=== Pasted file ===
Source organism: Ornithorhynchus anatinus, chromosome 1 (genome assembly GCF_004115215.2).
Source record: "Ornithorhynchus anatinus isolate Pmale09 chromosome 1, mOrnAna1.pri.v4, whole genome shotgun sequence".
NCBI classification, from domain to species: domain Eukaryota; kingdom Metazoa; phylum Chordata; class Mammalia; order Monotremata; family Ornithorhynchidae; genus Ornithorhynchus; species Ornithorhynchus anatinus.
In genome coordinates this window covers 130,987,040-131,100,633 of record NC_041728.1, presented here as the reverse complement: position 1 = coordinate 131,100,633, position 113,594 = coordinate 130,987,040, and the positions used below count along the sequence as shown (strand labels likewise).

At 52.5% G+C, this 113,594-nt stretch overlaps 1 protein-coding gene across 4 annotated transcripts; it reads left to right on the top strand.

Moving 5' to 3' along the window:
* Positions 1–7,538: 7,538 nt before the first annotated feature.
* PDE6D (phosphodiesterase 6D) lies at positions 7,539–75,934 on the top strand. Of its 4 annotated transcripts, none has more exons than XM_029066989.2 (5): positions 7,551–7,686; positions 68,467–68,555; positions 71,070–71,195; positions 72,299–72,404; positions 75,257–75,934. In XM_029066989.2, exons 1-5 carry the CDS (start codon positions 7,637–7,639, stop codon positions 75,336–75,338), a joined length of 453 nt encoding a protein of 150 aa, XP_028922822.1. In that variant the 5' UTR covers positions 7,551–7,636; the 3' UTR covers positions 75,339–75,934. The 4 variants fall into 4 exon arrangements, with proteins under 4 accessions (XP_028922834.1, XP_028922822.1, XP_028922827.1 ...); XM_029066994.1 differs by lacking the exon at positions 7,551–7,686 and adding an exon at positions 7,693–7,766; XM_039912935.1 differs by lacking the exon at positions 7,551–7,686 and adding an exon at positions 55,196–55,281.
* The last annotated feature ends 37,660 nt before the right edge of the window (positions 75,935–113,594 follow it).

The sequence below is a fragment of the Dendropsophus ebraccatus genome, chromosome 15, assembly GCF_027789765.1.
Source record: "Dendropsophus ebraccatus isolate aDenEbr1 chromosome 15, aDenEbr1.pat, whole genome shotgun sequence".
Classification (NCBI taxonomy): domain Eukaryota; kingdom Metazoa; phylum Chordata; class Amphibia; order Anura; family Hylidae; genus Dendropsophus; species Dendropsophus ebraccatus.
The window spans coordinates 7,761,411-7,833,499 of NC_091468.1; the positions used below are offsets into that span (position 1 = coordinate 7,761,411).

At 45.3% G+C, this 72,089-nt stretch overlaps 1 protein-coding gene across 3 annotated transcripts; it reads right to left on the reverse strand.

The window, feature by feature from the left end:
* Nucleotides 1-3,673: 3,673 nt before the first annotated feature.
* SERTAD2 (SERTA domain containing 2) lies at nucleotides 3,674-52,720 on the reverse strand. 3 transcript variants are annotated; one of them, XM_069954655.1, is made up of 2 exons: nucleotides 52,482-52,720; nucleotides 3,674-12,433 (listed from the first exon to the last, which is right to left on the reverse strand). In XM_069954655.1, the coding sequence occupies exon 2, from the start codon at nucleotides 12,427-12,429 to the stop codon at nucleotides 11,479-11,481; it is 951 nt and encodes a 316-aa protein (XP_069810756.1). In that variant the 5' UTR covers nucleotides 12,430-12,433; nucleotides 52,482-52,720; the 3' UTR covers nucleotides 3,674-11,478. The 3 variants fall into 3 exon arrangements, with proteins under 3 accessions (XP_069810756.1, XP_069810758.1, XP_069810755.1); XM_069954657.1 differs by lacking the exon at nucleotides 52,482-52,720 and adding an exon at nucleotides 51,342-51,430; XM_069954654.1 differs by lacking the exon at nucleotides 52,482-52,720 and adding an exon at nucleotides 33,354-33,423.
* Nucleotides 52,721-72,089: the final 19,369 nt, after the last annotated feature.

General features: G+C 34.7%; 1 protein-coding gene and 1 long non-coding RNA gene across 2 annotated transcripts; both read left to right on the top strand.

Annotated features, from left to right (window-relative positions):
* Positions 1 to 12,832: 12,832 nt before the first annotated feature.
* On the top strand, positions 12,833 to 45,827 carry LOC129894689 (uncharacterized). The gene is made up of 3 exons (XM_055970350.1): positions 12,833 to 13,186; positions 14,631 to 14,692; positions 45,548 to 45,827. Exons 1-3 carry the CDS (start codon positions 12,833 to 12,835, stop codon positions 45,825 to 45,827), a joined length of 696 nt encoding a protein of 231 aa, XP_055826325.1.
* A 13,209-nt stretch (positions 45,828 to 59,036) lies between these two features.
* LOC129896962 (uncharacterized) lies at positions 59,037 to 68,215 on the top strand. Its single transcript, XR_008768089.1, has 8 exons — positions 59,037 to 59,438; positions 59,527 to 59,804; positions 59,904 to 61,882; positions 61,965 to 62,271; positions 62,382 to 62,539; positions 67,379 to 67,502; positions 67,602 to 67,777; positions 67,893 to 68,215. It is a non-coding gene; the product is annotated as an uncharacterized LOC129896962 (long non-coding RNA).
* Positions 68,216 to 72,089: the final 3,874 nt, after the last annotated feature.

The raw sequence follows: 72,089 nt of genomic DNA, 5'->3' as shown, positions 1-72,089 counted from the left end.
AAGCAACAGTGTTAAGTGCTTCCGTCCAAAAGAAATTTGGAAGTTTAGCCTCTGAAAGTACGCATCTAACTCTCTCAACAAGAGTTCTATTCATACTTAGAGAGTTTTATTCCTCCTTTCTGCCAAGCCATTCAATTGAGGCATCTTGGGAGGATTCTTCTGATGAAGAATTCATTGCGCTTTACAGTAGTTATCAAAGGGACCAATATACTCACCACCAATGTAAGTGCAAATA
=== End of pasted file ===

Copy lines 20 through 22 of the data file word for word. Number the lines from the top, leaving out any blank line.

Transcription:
Annotated features, from left to right (window-relative positions):
* Positions 1 to 12,832: 12,832 nt before the first annotated feature.
* On the top strand, positions 12,833 to 45,827 carry LOC129894689 (uncharacterized). The gene is made up of 3 exons (XM_055970350.1): positions 12,833 to 13,186; positions 14,631 to 14,692; positions 45,548 to 45,827. Exons 1-3 carry the CDS (start codon positions 12,833 to 12,835, stop codon positions 45,825 to 45,827), a joined length of 696 nt encoding a protein of 231 aa, XP_055826325.1.